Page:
If you weld togethera broken Zippo lighter, a rusted spring, and a broken doll's head, you create a junk sculpture that might mean something to someone. But when you do the rough equivalent of that in a play, you'd better have a tighter focus on your materials and objective.
In convergence-continuum's Dark Ride, now at the Liminis, playwright Len Jenkin never puts down his virtual acetylene torch. He impulsively fuses disparate human oddments hoping someone will look at it all and find profundity ... or at least a passing thought. Unfortunately, junk art often ends up looking like what it is: a collection of junk.
This almost 30-year-old script shows its age, relying on a gaggle of weirdos to draw attention and trigger a gasp in the audience. Sorry, Len, the freaks have gone pro over the past three decades, and your crew can't compete. Despite a couple of interesting performances, along with some clever staging by director Geoffrey Hoffman, this is less a dark ride than a dim slide into irrelevance.
Composed of many stories that continually restart, denying any sense of flow or continuity, the script is often self-indulgent hash. There's the nerdy translator laboring over an ancient Chinese text owned by Mr. Zendavesta, an occult-addicted oculist who dresses funny and has a publishing company.
Then there's the thief who steals a gem from a jeweler, who also dresses funny. The jeweler pals around with an Army general, and they both kidnap the thief's girlfriend to lure the thief to an oculist convention in Mexico where they can grab the heisted stone. Don't forget the sideshow barker lugging around John Wilkes Booth's supposed mummified remains. And there's Mrs. Lammle, who compulsively collects examples of everyday coincidences. And who dresses funny.
In a search for meaning here, one could attempt to connect Jenkin's interest in the detritus of pop culture and overheated pulp-movie yarns with his musings on the randomness of events. But that's a lot of heavy lifting to ask of an audience if we're not getting a program credit.
Amid this load of slag, Clyde Simon manages to have fun with his heavily accented jeweler (remembering an old love who ditched him, he recalls "her schmell was everywhere"). Stuart Hoffman adds some laughs as Ed, who is coincidentally involved with Edna (a spot-on Sarah Kunchik), the rough and sexy dame who runs an aquarium.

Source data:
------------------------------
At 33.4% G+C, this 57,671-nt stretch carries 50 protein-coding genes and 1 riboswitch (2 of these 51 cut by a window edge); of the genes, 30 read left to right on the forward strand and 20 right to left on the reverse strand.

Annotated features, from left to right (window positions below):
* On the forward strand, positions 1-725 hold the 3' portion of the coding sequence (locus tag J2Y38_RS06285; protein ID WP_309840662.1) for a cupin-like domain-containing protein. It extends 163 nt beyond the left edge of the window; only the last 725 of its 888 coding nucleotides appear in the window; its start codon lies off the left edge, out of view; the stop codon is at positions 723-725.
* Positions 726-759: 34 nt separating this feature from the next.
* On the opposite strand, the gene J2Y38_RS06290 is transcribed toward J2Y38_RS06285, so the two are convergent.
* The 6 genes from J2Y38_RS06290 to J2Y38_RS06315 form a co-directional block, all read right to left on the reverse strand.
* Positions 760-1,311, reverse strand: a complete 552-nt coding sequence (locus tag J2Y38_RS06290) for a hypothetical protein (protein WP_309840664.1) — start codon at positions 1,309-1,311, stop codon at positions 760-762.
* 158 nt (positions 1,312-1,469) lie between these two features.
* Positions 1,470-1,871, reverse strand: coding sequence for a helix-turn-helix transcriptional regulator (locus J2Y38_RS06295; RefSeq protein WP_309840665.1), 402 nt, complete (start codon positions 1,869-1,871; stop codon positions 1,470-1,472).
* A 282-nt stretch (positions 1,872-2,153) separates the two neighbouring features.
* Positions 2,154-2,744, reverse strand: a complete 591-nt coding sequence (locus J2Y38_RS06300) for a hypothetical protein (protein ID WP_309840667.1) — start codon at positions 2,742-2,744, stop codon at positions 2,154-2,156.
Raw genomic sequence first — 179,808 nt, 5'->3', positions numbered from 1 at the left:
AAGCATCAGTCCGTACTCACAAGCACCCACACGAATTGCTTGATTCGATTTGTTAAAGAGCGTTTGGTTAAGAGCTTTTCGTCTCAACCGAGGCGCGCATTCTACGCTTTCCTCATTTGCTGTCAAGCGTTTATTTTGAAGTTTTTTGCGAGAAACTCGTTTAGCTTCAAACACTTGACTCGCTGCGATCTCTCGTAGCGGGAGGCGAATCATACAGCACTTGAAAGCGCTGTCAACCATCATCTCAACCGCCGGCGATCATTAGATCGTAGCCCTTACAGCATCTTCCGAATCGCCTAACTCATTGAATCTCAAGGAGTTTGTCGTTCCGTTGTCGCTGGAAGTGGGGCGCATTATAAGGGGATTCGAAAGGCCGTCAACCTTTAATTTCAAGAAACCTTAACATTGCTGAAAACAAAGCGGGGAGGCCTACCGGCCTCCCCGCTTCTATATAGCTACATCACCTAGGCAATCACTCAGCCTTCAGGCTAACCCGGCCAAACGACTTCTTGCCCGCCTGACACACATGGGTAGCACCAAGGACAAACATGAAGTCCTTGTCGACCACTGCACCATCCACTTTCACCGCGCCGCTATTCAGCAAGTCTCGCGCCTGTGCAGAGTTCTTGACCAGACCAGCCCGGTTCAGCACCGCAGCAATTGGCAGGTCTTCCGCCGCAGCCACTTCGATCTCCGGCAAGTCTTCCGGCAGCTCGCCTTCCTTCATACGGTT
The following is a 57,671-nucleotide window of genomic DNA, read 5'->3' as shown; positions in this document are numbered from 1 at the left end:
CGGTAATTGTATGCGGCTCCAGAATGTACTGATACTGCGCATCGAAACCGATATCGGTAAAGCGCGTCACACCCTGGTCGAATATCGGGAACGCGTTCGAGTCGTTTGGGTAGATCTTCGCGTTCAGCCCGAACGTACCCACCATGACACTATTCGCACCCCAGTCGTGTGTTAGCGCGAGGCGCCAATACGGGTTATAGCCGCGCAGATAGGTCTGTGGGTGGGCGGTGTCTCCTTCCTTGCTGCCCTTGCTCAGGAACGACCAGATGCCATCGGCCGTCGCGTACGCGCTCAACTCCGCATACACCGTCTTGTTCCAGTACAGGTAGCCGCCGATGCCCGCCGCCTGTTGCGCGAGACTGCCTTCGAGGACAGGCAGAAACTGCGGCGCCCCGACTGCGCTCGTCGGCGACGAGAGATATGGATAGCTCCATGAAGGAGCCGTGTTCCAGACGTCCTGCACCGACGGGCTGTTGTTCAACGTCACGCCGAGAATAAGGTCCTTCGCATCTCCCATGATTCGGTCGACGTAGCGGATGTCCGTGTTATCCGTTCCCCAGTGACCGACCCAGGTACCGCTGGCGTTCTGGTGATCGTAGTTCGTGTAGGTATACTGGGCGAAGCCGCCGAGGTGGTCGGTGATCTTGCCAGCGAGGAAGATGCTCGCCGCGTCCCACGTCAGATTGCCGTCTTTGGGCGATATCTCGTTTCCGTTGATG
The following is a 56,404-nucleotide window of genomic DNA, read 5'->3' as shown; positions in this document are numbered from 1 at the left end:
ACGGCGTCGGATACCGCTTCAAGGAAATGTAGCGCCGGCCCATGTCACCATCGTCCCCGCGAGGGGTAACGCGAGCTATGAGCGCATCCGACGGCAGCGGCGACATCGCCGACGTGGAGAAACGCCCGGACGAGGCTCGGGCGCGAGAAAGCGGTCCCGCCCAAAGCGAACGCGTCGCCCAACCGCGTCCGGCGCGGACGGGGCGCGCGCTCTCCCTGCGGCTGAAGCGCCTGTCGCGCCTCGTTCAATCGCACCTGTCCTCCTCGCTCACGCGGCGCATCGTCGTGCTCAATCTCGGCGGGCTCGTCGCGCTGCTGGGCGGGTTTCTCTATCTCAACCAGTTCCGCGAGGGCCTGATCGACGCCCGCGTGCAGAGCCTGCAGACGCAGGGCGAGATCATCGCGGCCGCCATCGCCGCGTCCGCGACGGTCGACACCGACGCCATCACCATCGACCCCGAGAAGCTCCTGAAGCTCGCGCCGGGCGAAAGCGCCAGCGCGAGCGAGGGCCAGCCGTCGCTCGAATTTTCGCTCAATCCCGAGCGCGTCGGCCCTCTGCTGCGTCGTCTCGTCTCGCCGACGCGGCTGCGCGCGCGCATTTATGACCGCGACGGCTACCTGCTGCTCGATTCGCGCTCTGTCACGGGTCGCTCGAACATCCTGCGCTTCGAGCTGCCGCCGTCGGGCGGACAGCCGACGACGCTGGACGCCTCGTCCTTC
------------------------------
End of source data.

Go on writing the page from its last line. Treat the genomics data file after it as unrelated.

Although she dials up too much zany at times, Lucy Bredeson-Smith scores a couple of amusing scenes, as Mrs. Lammle recounts curious coinky-dinks. And even if his face is often covered by an eye-doctor's viewfinder, Michael Regnier as Mr. Zendavesta clearly describes his character's worldview ("We live on the inner surface of a shell"), although the play never explains why that idea matters.
Other performances either lack specificity or overreach. Curt Arnold seems tentative as the Translator, blurring more than a few line readings. As Margo, Erin Scerbak never finds her hook and seems to be on the outside looking in. Christian Prentice is inconsistent as the Thief, not making it clear what he's after, and Cliff Bailey fails to nail any of the many possible takes on the gruff military dude, making him more generic than General.
Still, director Hoffman inventively uses the Liminis' small stage, and the scene where the actors portray various historical figures in Ed's wax-museum tableaux is sharp and clever. The rest of the show needs that kind of imagination, plus a much faster pace that — like the best funhouse rides — whips you through the turns so fast you can't see the wires holding up the falling crates.
A lack of linear storytelling isn't the problem here; Cleveland Public Theatre's current productions of Wanderlust and Open Mind Firmament each meander but find a firm foundation outside conventional plotting. Rather, there has to be artistic discipline exerted, either by the playwright or the director, to keep such omni-directional efforts on task.
But if you try to cover it all up with wacky voices and lots of exaggerated costumes, what you end up with is just a slow ride down a dark, dead-end street.
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